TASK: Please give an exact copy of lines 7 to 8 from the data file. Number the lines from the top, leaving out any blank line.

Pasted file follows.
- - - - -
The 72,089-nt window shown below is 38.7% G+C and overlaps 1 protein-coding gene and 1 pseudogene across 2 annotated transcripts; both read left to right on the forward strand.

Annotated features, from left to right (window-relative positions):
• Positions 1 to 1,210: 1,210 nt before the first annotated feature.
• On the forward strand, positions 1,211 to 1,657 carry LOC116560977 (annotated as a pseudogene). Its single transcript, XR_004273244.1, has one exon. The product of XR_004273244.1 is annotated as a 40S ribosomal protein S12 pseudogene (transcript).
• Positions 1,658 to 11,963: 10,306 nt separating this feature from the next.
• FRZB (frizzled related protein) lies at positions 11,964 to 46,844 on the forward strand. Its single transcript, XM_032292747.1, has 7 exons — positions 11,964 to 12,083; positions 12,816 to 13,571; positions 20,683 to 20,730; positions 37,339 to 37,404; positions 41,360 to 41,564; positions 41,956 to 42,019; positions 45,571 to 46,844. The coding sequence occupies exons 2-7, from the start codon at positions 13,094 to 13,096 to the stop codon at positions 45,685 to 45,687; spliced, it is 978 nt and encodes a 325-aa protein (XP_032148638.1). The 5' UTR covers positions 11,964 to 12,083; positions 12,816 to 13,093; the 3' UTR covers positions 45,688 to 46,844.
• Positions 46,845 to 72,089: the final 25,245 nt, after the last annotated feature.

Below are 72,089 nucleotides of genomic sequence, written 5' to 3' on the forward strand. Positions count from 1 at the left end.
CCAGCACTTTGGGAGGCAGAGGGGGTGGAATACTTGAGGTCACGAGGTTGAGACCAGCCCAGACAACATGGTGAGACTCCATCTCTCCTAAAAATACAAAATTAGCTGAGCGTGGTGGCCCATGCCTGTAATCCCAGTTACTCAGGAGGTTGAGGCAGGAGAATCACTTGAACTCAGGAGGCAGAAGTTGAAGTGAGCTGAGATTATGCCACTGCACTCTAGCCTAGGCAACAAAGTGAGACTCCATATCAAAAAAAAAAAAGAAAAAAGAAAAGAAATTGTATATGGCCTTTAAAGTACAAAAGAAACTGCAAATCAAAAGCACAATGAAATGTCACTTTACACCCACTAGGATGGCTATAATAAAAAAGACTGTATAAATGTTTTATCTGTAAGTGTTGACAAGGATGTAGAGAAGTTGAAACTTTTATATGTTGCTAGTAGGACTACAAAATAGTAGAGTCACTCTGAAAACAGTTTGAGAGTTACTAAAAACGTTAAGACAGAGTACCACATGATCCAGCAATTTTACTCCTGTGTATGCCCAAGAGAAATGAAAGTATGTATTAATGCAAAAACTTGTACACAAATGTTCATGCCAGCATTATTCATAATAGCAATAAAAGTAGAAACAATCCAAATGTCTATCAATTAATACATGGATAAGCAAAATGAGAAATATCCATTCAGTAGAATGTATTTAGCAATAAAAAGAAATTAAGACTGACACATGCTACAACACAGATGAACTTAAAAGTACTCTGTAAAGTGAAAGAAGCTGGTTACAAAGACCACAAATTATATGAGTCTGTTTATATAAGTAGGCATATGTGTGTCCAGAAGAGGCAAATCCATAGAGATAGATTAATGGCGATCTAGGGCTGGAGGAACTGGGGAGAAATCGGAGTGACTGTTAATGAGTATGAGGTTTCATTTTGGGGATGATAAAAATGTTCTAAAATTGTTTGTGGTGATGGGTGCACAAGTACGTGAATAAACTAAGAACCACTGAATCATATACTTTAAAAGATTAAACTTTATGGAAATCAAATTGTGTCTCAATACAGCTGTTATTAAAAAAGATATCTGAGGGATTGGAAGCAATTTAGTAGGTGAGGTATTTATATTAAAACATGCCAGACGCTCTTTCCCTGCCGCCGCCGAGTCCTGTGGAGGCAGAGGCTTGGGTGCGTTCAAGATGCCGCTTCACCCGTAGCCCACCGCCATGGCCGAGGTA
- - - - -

• Positions 46,845 to 72,089: the final 25,245 nt, after the last annotated feature.

Below are 72,089 nucleotides of genomic sequence, written 5' to 3' on the forward strand. Positions count from 1 at the left end.